LAKEVIEW— The Storm knows how to cut a rug.
At 68, Ralph “The Storm” Kissane is in his dancing prime — regularly performing with the old-school hip-hop cover band Too White Crew and appearing on NBC’s America’s Got Talent last year.
“I love to dance,” said Kissane. “If they start playing music right now, I’ll get at it. I’ll do it at McDonald’s, at the bank, all kinds of different places.”
Kissane said his dancing style is a mix of classic and contemporary — his moonwalk is all Michael Jackson, while his spins and smoothness bear resemblance to the moves of Usher and R&B singer Ne-Yo.
"The Storm brings something that no one's ever seen — a senior break-dancer," said John Cordogiannes, who started the Too White Crew and performs on stage as C-Note. "Between his legit get-up, moves and appearance, it raises so many questions."
“Everything I do on stage is actually from my dad,” said Kissane, who lives in suburban Carpentersville. “He’s older now, but he could flip, jump up in the air and moonwalk from here across the street.”
Kissane was born in Great Falls, Montana, where his father (who is Cherokee Indian) owned a Native American dance studio called The Storm.
“My sad is ‘The Storm,’ too,” said Kissane, with a laugh.
Kissane’s family moved to Carpentersville when he was young, and at just 12 years old, he started performing with other Chicago teenagers, and even made an appearance on John Lounsbury’s “Bandstand Matinee” show.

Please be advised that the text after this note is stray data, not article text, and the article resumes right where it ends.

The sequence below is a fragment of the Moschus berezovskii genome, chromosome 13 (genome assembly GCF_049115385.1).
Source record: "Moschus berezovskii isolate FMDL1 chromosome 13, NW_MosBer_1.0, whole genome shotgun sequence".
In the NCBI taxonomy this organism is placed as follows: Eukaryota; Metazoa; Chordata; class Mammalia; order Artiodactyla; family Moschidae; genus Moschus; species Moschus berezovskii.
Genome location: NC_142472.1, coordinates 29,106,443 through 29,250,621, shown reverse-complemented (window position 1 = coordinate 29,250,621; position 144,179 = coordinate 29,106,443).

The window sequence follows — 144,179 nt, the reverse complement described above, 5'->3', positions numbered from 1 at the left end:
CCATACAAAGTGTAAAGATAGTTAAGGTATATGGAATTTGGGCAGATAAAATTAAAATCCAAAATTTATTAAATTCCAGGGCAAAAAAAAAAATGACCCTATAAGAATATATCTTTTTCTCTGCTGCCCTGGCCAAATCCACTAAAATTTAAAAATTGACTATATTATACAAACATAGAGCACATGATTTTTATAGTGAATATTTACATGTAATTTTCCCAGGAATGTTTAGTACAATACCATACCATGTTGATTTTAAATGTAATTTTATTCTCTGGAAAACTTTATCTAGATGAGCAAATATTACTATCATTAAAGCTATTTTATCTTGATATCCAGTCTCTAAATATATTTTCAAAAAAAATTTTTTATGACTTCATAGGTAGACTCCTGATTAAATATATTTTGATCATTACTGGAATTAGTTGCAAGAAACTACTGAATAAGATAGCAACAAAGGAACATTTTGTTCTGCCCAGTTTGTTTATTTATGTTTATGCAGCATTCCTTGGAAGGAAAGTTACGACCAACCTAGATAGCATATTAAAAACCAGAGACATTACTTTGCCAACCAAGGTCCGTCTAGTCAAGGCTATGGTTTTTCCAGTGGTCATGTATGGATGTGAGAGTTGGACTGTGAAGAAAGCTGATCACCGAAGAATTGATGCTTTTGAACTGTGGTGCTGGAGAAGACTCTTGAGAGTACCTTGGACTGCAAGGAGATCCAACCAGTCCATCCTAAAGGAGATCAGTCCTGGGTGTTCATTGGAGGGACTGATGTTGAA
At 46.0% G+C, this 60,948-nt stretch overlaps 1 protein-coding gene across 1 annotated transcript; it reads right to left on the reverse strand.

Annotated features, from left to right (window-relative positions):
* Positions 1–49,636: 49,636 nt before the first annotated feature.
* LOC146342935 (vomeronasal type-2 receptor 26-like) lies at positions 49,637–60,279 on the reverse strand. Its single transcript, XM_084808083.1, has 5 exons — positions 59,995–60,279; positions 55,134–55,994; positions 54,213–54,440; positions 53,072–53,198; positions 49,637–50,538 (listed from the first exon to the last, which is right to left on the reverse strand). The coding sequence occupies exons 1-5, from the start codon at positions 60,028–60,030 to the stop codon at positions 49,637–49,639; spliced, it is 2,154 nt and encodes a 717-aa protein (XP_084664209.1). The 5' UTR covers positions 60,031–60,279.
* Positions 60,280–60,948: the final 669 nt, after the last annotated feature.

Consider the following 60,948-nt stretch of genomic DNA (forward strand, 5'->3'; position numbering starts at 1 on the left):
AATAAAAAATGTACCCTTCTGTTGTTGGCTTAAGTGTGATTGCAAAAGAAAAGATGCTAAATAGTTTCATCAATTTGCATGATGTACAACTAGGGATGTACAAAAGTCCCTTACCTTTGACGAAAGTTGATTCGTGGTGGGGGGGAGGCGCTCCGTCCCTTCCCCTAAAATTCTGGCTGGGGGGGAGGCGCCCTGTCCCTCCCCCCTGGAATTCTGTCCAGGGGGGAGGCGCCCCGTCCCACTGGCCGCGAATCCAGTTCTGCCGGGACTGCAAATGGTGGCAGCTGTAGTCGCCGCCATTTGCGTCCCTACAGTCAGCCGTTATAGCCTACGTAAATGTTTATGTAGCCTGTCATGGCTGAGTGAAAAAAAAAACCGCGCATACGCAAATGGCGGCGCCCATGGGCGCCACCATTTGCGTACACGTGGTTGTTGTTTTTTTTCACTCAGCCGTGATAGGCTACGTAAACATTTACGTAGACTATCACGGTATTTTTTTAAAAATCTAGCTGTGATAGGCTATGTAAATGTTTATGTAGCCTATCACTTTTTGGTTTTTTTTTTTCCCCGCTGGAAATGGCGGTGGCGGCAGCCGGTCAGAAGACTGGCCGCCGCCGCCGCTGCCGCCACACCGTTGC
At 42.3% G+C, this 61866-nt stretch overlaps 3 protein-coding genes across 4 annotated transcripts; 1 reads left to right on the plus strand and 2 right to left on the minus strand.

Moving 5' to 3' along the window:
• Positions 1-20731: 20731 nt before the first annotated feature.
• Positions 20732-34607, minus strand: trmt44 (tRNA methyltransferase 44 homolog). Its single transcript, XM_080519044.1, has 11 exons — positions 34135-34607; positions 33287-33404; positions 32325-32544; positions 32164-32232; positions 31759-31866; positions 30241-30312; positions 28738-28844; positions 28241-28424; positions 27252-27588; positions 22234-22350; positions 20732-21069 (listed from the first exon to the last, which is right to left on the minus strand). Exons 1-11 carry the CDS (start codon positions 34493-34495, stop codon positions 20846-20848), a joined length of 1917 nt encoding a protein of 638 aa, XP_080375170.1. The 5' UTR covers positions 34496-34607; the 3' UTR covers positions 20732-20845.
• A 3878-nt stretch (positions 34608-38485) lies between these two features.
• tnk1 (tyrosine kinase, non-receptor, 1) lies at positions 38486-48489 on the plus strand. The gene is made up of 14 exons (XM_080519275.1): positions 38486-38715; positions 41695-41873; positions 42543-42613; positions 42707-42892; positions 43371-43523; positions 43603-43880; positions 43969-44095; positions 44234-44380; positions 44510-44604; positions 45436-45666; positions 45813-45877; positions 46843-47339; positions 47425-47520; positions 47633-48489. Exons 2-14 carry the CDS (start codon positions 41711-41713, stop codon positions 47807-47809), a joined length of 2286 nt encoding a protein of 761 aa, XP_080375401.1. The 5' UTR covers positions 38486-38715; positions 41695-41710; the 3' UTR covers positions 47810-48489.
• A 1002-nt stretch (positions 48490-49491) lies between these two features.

“We were getting 25 cents an hour,” said Kissane. “We would just do some samba and the rumba. I don’t do those anymore. I do the Michael and the Usher.”
Despite a lifelong love of dance, Kissane only recently began practicing regularly again after taking a midlife hiatus to focus on family and work. After getting divorced three years ago and retiring from house-painting, Kissane said he has had time to rediscover his moves.
“I move the coffee table, I got a good-size living room and I got a good size stereo,” said Kissane.
The 68-year-old said his favorite practice playlist includes “Moves Like Jagger” by Maroon 5, “Scream” by Usher, “Get Down on It” by Kool and the Gang and a medley of Michael Jackson classics. He practices for more than an hour each day and “does the machines” at Cardinal Fitness three times a week to stay strong.
Although he doesn’t choreograph his performances, Kissane said he has about 20 go-to moves. During Too White Crew shows, Kissane joins other dancers on stage midshow for a freestyle dance-off.
“It’s a little scary, but I’m getting used to it now,” said Kissane. “I really want to get out there and do it. I just want to do the whole thing. I want to get every move.”
Cordogiannes said there is no greater audience reaction than when "The Storm" rushes on stage.
"Jaws drop, phones come out," said Cordogiannes.
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